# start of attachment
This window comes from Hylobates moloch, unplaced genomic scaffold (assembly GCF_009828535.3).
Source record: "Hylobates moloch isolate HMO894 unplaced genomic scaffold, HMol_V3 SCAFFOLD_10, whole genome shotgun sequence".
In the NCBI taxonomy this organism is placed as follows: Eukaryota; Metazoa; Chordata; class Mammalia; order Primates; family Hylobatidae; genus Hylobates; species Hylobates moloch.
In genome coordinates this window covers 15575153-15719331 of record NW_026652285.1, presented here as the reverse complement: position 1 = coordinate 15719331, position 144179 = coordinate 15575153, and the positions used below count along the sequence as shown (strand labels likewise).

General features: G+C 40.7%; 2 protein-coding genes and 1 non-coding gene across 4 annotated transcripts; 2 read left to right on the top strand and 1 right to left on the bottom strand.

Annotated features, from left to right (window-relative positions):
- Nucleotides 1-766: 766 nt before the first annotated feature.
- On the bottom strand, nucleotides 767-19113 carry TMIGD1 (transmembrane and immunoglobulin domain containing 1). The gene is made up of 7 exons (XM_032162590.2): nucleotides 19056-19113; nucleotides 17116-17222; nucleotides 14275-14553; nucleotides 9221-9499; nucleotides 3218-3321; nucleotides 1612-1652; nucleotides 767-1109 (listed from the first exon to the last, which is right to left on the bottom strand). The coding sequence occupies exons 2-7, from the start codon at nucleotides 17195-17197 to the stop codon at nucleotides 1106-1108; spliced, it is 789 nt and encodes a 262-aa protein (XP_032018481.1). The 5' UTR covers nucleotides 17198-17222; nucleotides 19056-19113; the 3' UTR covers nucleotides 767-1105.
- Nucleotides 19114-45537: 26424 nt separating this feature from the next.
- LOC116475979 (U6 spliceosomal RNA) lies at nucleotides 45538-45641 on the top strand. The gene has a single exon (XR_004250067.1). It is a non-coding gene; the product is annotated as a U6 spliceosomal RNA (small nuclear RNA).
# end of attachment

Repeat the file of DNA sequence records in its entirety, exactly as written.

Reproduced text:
This window comes from Hylobates moloch, unplaced genomic scaffold (assembly GCF_009828535.3).
Source record: "Hylobates moloch isolate HMO894 unplaced genomic scaffold, HMol_V3 SCAFFOLD_10, whole genome shotgun sequence".
In the NCBI taxonomy this organism is placed as follows: Eukaryota; Metazoa; Chordata; class Mammalia; order Primates; family Hylobatidae; genus Hylobates; species Hylobates moloch.
In genome coordinates this window covers 15575153-15719331 of record NW_026652285.1, presented here as the reverse complement: position 1 = coordinate 15719331, position 144179 = coordinate 15575153, and the positions used below count along the sequence as shown (strand labels likewise).

General features: G+C 40.7%; 2 protein-coding genes and 1 non-coding gene across 4 annotated transcripts; 2 read left to right on the top strand and 1 right to left on the bottom strand.

Annotated features, from left to right (window-relative positions):
- Nucleotides 1-766: 766 nt before the first annotated feature.
- On the bottom strand, nucleotides 767-19113 carry TMIGD1 (transmembrane and immunoglobulin domain containing 1). The gene is made up of 7 exons (XM_032162590.2): nucleotides 19056-19113; nucleotides 17116-17222; nucleotides 14275-14553; nucleotides 9221-9499; nucleotides 3218-3321; nucleotides 1612-1652; nucleotides 767-1109 (listed from the first exon to the last, which is right to left on the bottom strand). The coding sequence occupies exons 2-7, from the start codon at nucleotides 17195-17197 to the stop codon at nucleotides 1106-1108; spliced, it is 789 nt and encodes a 262-aa protein (XP_032018481.1). The 5' UTR covers nucleotides 17198-17222; nucleotides 19056-19113; the 3' UTR covers nucleotides 767-1105.
- Nucleotides 19114-45537: 26424 nt separating this feature from the next.
- LOC116475979 (U6 spliceosomal RNA) lies at nucleotides 45538-45641 on the top strand. The gene has a single exon (XR_004250067.1). It is a non-coding gene; the product is annotated as a U6 spliceosomal RNA (small nuclear RNA).